Not just supply factors

In the years since apartheid, said Magubane, when energy had different directives which were focused primarily on just maintaining supply, what had changed significantly were economic, environmental and social imperatives which now were being drawn in and superimposed. “The fixation with supply capacity is not now the only criteria to be considered in the energy paradigm”, she said.

The liquid fuels shortages of 2005 and subsequent electricity disruptions in the years up to 2008, Magubane said, had shown the need for coordinated planning to avoid disparate plans and contradictory initiatives in the sectors of electricity, liquid fuels and gas.

A twenty-year road map for the liquid fuels industry was in progress by the department, she said, and a gas planning infrastructure plan was to be developed once the extent of resources were better understood.

International view

Through time, and above all because of energy security, Magubane said, scenario planning has changed in South Africa to take in security, environmental and climate response factors. In conjunction to long-term climate change policy and agreements, lessons had been learnt from the IEA, Austria, Belgium, Canada, the Czech Republic, Italy, Japan, the Netherlands, Norway and Spain, she said.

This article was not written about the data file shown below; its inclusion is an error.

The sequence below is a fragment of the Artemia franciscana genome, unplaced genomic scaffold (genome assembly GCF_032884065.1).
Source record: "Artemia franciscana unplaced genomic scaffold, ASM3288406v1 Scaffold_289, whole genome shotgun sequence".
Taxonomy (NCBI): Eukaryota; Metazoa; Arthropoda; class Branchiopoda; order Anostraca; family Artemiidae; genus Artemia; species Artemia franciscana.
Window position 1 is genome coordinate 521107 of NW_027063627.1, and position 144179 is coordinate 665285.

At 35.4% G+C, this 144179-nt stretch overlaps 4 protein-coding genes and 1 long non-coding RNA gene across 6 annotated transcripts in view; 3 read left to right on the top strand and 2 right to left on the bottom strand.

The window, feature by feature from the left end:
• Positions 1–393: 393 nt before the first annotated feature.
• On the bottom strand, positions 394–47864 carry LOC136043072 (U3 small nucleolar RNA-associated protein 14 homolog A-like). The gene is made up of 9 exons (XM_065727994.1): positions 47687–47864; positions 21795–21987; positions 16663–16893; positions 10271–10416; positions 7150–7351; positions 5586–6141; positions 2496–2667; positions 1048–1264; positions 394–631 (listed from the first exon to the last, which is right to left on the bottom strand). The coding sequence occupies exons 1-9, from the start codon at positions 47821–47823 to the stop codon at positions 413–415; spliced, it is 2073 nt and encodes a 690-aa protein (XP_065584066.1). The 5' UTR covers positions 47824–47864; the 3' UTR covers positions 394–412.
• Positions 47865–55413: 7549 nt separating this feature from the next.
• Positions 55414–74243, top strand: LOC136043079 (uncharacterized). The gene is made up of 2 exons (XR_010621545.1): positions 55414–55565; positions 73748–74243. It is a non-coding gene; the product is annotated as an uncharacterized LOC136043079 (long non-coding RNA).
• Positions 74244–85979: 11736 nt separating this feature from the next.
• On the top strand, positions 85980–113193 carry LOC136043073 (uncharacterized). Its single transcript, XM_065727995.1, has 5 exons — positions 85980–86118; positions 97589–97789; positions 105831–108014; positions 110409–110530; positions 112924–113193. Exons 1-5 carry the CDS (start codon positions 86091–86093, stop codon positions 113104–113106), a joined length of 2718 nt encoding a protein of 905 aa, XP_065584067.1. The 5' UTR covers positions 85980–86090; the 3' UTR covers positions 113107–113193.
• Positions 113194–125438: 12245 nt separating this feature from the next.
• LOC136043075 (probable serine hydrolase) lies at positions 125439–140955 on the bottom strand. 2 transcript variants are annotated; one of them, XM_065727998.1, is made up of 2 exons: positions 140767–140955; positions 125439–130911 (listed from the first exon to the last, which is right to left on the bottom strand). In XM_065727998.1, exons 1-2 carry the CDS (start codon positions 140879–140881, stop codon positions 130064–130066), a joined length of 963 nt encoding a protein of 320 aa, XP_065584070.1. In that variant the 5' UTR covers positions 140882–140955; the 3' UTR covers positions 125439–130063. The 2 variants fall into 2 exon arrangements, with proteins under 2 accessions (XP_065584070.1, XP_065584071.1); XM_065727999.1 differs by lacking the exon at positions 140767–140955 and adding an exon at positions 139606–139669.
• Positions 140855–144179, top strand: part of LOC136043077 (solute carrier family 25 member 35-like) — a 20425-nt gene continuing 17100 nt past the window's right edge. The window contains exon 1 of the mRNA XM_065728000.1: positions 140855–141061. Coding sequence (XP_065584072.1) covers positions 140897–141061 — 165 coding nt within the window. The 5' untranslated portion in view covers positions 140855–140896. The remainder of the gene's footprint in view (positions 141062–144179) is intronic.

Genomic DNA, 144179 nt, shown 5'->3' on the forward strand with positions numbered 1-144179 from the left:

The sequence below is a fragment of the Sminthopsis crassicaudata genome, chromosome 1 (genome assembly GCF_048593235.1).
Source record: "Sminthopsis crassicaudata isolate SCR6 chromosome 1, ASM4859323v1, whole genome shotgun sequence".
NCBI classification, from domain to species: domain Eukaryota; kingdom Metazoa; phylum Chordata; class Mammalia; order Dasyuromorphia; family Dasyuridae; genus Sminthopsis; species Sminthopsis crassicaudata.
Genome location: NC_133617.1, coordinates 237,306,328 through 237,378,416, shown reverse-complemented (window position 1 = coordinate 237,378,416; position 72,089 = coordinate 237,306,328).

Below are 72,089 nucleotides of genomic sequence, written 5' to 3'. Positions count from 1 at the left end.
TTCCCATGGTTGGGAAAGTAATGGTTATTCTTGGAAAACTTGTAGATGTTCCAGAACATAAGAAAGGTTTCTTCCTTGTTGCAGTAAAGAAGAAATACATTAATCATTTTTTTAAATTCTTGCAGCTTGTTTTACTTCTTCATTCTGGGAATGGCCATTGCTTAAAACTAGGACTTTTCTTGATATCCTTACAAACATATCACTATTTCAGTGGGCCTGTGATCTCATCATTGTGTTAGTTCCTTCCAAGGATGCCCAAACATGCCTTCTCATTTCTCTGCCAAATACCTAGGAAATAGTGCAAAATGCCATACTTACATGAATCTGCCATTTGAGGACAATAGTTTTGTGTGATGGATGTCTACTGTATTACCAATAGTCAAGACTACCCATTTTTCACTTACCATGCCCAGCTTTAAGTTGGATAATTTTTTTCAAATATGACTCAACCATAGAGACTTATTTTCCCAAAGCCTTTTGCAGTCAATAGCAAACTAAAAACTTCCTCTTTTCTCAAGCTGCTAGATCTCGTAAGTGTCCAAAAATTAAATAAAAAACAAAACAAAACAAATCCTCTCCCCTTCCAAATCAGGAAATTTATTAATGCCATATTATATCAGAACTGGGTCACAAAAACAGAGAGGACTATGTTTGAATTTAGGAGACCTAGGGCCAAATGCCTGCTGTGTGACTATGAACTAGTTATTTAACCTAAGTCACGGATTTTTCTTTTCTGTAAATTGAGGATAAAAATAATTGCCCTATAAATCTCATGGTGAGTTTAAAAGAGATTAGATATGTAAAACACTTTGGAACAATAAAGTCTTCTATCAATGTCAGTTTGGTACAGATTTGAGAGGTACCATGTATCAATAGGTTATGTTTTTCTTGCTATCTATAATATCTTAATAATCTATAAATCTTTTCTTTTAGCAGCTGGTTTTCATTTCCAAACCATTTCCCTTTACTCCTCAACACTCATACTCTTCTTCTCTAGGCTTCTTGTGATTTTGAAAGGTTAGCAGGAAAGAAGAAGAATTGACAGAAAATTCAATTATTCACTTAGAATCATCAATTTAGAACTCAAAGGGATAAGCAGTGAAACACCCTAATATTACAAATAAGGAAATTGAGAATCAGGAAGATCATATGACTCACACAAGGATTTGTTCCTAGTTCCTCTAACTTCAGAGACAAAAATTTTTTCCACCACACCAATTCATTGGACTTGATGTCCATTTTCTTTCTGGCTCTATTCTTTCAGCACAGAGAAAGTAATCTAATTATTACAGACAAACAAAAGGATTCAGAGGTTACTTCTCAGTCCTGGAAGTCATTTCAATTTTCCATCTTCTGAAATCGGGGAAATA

When asked what had been learnt from a study tour of the USA, DG Magubane said that the primary aspect learnt there was the success of establishing localised energy resources, focusing on what mattered most to the USA and reducing dependence on imports. We learnt, for example, that we must not try a change the impossible or employ unrealistic factors but move according to what was a fact locally. “For example, South Africa has a lot of coal but little water and these factors have to be built in, not ignored.”